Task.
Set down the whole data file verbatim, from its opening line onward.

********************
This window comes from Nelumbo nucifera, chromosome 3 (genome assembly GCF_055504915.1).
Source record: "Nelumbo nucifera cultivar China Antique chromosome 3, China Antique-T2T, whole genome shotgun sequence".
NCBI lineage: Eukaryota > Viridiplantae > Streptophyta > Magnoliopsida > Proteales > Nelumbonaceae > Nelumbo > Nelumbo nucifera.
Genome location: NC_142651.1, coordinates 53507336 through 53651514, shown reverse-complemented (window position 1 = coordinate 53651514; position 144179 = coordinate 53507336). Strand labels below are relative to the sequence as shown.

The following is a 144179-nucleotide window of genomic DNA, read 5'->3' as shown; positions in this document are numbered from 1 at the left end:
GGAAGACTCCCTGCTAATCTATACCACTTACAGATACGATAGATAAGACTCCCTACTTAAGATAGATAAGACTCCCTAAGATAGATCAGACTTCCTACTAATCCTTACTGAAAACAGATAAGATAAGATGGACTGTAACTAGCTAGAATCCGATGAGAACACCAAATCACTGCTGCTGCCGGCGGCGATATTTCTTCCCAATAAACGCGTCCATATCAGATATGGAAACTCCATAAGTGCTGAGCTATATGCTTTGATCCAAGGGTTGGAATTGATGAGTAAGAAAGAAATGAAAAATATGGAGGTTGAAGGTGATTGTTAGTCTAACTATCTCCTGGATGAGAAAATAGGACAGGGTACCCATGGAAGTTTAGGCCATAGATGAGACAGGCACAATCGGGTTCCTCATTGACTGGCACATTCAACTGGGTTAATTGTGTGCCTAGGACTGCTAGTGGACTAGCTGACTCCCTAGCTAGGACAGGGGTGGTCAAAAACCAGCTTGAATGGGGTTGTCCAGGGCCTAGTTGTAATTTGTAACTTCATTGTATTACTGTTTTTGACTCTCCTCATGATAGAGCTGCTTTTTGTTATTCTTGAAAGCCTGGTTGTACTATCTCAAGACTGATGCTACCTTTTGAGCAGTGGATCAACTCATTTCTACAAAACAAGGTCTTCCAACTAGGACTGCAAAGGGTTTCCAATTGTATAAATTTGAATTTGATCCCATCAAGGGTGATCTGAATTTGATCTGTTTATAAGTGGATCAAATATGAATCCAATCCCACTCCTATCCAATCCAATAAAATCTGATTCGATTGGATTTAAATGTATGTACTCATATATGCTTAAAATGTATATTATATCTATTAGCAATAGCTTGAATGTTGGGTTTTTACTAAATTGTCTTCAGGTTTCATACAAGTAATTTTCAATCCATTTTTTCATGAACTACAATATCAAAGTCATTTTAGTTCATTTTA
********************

This window comes from Nelumbo nucifera, chromosome 3 (genome assembly GCF_055504915.1).
Source record: "Nelumbo nucifera cultivar China Antique chromosome 3, China Antique-T2T, whole genome shotgun sequence".
NCBI lineage: Eukaryota > Viridiplantae > Streptophyta > Magnoliopsida > Proteales > Nelumbonaceae > Nelumbo > Nelumbo nucifera.
Genome location: NC_142651.1, coordinates 53507336 through 53651514, shown reverse-complemented (window position 1 = coordinate 53651514; position 144179 = coordinate 53507336). Strand labels below are relative to the sequence as shown.

The following is a 144179-nucleotide window of genomic DNA, read 5'->3' as shown; positions in this document are numbered from 1 at the left end:
GGAAGACTCCCTGCTAATCTATACCACTTACAGATACGATAGATAAGACTCCCTACTTAAGATAGATAAGACTCCCTAAGATAGATCAGACTTCCTACTAATCCTTACTGAAAACAGATAAGATAAGATGGACTGTAACTAGCTAGAATCCGATGAGAACACCAAATCACTGCTGCTGCCGGCGGCGATATTTCTTCCCAATAAACGCGTCCATATCAGATATGGAAACTCCATAAGTGCTGAGCTATATGCTTTGATCCAAGGGTTGGAATTGATGAGTAAGAAAGAAATGAAAAATATGGAGGTTGAAGGTGATTGTTAGTCTAACTATCTCCTGGATGAGAAAATAGGACAGGGTACCCATGGAAGTTTAGGCCATAGATGAGACAGGCACAATCGGGTTCCTCATTGACTGGCACATTCAACTGGGTTAATTGTGTGCCTAGGACTGCTAGTGGACTAGCTGACTCCCTAGCTAGGACAGGGGTGGTCAAAAACCAGCTTGAATGGGGTTGTCCAGGGCCTAGTTGTAATTTGTAACTTCATTGTATTACTGTTTTTGACTCTCCTCATGATAGAGCTGCTTTTTGTTATTCTTGAAAGCCTGGTTGTACTATCTCAAGACTGATGCTACCTTTTGAGCAGTGGATCAACTCATTTCTACAAAACAAGGTCTTCCAACTAGGACTGCAAAGGGTTTCCAATTGTATAAATTTGAATTTGATCCCATCAAGGGTGATCTGAATTTGATCTGTTTATAAGTGGATCAAATATGAATCCAATCCCACTCCTATCCAATCCAATAAAATCTGATTCGATTGGATTTAAATGTATGTACTCATATATGCTTAAAATGTATATTATATCTATTAGCAATAGCTTGAATGTTGGGTTTTTACTAAATTGTCTTCAGGTTTCATACAAGTAATTTTCAATCCATTTTTTCATGAACTACAATATCAAAGTCATTTTAGTTCATTTTA